Childbirth was not the best day of my life. Should that come as a surprise?

Credit: Jonathan Borba

“What was the best day of your life?” a facilitator asked during an ice-breaker exercise at a workshop. I struggled to answer because I have lots of highlights, but not one big day.

“Well, the birth of your children of course,” the facilitator prompted.

Because I was standing in front of 50 other people I gave the socially acceptable answer. I laughed awkwardly and agreed with the facilitator.

But it was such a lie.

If I were being honest, my response would have been “Are your out of your freaking mind?! Was your heart attack the best day of your life?”

While I love my children, the process by which they came into the world was anything but loveable. The most accurate way to describe both of my births was a mix of emotional torment and physical trauma. It took me months to recover from each of my births.

If it were any other trauma it would be bizarre, insensitive even, to suggest that it should be the highlight of someone’s life. But one of the great lies we tell ourselves, and our culture reinforces at every turn, is that good women LOVE childbirth. To think, much less say, otherwise is to admit to being perverse.

I’ll confide the truth to my closest friends in hushed tones, or write about it when I am shielded from people’s immediate shock and disapproval. But confess it in front of a group of people I’ve just met? I’d sooner share the intimate details of my sex life.

Real women are supposed to love feeling excruciating pain and being totally out of control during childbirth. And that bit about how you could die or end up wearing nappies for the rest of your life? What a hoot!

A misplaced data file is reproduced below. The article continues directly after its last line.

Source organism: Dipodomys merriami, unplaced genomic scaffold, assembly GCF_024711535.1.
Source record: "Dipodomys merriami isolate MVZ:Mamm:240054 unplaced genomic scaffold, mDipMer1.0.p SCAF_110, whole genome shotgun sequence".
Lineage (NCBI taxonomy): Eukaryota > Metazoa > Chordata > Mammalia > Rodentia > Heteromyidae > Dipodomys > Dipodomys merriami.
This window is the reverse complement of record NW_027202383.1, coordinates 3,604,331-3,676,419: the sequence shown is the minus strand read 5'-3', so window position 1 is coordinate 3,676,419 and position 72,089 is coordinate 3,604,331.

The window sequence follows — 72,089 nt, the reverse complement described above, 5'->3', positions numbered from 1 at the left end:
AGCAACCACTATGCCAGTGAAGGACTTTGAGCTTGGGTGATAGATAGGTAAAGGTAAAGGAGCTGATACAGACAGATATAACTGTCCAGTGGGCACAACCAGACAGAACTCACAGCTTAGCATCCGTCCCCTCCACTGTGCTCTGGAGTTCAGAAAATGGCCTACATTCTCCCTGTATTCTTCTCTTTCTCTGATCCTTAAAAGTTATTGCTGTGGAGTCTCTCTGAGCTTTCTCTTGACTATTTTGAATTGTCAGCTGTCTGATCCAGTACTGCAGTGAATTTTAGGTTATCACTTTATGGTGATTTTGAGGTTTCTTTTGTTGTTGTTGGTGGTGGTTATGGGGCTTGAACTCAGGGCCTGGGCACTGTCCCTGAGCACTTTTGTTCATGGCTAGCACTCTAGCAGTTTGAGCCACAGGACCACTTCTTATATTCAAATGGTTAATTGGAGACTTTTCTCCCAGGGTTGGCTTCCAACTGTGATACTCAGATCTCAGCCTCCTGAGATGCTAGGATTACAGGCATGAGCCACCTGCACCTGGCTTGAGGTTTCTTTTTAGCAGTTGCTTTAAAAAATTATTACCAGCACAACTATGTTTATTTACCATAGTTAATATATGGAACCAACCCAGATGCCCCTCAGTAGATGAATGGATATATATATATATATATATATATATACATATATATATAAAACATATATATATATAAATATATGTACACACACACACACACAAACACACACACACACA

I know my story isn’t every woman’s story. No doubt some women do enjoy childbirth. Some are even lucky enough to find it orgasmic.

But many of us do not.

I regret not having the guts to tell the facilitator the truth: that my births were horrible. By lying, I essentially participated in reinforcing the universal blissful birthing myth.

The romanticisation of childbirth creates a veil of silence around the realities of the experience. This silence can lead to a sense of shame for women who do not love their births, and it is also thoroughly conservative.

Why bother to critically examine the culture and processes of childbirth, and seek to improve it, when women love it so much just the way it is?

The damage caused by this myth can endure long after our stitches have dissolved.

What’s particularly noxious about the idea that birth is the highpoint of female existence is the way that it erases our pre-mother lives and devalues our future achievements. That one event — existentially momentous as it is — compresses our identities into “just a mother”.

For example, during an interview with Ryan Seacrest, best-selling author Emily Giffin said that when her first book become a Number 1 best-seller it was the best day of her life.

Presumably realising she’d broken the unspoken rule of women who have borne children, she quickly rushed to clarify that the best day of her life was actually the birth of her kids.

Heaven forbid that the best day of a woman’s life had nothing to do with motherhood at all — that it might be a professional or personal achievement or a holiday with your bestie or meeting your partner.

And if we take this thinking to its logical end then we come to the equally offensive – and wrong – conclusion that women who do not experience childbirth must live lives that are lacking.

Childbirth is equal parts wonder, dread and terror and — for me at least — it was just a process I had to endure to get the real prize. It’s certainly not something we should have to relive or serve up as a cliché to build rapport with a bunch of strangers.

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